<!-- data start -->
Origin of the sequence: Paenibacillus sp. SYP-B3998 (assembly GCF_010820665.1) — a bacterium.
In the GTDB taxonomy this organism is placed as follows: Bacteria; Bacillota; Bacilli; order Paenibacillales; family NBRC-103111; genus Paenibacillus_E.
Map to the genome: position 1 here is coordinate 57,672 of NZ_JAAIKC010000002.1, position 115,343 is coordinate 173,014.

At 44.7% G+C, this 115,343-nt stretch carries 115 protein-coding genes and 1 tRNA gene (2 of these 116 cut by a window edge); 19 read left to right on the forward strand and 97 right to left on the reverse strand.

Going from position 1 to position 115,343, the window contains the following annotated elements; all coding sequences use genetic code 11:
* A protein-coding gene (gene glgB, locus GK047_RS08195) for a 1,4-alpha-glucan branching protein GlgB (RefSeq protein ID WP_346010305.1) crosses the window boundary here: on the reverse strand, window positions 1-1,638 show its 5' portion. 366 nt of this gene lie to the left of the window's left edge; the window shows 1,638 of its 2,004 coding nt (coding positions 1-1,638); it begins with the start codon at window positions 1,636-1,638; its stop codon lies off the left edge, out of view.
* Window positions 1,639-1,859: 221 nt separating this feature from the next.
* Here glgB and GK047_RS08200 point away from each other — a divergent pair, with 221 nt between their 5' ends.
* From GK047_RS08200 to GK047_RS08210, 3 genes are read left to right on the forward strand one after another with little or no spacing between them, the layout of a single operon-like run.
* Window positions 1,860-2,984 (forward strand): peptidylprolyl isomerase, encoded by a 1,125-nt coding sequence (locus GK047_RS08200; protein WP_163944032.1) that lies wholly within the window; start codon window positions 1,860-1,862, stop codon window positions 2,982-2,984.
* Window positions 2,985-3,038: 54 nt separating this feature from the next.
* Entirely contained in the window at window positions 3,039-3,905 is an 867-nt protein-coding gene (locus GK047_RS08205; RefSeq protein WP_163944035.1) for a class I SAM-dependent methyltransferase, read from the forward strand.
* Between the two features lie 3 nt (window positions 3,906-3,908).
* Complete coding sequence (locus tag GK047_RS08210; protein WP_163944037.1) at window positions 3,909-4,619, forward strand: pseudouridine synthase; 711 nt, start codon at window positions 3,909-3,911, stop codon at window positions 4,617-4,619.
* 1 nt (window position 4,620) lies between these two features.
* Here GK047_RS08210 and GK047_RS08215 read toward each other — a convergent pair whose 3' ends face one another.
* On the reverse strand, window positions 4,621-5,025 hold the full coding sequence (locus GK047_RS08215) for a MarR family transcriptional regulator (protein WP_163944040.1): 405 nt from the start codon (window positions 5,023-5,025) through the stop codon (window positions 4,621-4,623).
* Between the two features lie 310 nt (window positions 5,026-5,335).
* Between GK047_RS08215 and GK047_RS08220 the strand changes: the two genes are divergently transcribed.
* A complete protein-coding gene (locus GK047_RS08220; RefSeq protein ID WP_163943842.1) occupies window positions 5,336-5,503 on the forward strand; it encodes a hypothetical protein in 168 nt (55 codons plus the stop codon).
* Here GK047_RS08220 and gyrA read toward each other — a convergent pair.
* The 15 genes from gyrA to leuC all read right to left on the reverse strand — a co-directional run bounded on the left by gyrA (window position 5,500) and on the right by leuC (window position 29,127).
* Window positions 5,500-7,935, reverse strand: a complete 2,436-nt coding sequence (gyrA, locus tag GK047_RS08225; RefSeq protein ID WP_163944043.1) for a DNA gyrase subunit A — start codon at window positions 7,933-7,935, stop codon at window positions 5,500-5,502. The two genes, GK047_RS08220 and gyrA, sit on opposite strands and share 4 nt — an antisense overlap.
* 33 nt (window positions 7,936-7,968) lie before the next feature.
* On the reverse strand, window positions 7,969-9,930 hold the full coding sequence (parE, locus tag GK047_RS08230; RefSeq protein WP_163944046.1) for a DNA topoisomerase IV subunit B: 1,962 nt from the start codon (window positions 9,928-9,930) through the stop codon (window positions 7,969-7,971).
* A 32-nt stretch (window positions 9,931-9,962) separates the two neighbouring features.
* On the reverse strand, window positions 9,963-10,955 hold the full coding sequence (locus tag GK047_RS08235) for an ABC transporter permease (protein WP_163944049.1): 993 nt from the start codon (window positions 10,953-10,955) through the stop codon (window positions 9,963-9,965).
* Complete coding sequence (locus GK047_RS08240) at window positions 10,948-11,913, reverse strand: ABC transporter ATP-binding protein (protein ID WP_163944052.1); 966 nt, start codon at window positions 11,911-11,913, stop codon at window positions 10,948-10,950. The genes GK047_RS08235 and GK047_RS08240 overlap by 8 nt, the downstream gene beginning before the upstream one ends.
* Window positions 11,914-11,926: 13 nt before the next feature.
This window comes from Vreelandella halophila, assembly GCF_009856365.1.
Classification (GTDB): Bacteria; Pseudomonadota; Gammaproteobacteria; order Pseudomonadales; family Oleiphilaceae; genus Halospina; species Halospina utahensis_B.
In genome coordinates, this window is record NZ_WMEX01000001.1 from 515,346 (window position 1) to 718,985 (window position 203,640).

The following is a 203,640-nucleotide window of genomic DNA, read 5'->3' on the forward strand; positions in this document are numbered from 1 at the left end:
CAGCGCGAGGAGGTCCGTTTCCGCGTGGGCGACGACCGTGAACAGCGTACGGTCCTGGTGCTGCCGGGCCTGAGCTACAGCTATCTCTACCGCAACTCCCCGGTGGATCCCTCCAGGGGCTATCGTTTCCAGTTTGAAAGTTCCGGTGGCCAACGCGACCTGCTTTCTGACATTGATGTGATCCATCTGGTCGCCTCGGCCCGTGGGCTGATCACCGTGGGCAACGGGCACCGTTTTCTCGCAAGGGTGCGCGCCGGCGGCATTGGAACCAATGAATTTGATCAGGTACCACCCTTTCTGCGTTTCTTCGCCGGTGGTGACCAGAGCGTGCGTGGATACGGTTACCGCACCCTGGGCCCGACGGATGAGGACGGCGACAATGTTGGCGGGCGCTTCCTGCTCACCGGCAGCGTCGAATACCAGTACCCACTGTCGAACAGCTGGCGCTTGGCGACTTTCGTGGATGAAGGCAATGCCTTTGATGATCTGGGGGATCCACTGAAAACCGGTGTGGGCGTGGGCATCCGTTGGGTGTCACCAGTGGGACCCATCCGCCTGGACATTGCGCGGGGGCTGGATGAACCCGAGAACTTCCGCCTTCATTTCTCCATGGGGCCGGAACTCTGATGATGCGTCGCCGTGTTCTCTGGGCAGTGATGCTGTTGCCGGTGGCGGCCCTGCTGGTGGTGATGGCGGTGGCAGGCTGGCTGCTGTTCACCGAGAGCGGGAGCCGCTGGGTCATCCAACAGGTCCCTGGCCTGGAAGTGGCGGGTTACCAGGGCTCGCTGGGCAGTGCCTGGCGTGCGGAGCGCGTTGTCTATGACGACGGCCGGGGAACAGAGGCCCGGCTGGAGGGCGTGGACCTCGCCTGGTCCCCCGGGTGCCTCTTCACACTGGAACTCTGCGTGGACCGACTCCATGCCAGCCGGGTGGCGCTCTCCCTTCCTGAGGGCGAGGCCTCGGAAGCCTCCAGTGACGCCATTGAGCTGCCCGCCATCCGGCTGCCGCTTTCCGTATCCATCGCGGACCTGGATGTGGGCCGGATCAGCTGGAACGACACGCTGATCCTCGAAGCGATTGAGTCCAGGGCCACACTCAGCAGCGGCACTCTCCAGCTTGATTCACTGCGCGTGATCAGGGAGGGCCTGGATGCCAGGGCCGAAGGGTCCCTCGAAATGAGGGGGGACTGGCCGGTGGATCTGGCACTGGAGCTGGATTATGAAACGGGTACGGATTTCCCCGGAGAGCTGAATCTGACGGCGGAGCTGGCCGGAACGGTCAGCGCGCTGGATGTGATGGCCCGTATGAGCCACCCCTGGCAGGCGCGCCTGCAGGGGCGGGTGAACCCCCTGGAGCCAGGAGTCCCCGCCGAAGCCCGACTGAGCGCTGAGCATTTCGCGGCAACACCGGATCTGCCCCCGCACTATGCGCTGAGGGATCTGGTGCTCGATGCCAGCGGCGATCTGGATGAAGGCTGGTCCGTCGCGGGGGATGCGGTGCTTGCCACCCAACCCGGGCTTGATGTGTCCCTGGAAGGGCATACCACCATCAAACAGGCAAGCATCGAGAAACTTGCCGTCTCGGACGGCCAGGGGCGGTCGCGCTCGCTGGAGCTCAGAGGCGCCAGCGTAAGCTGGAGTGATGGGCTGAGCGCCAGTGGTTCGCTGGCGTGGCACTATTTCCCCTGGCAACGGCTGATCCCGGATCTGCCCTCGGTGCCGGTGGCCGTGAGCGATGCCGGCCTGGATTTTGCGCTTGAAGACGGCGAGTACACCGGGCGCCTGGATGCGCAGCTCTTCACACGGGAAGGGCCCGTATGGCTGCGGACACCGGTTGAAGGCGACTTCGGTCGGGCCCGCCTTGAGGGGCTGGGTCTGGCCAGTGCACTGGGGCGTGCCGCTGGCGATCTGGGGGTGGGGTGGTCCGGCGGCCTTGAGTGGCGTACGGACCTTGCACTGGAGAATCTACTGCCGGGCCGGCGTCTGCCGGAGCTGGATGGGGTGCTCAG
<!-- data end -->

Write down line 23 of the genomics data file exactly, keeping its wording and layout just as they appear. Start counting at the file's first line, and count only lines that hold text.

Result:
* Window positions 5,500-7,935, reverse strand: a complete 2,436-nt coding sequence (gyrA, locus tag GK047_RS08225; RefSeq protein ID WP_163944043.1) for a DNA gyrase subunit A — start codon at window positions 7,933-7,935, stop codon at window positions 5,500-5,502. The two genes, GK047_RS08220 and gyrA, sit on opposite strands and share 4 nt — an antisense overlap.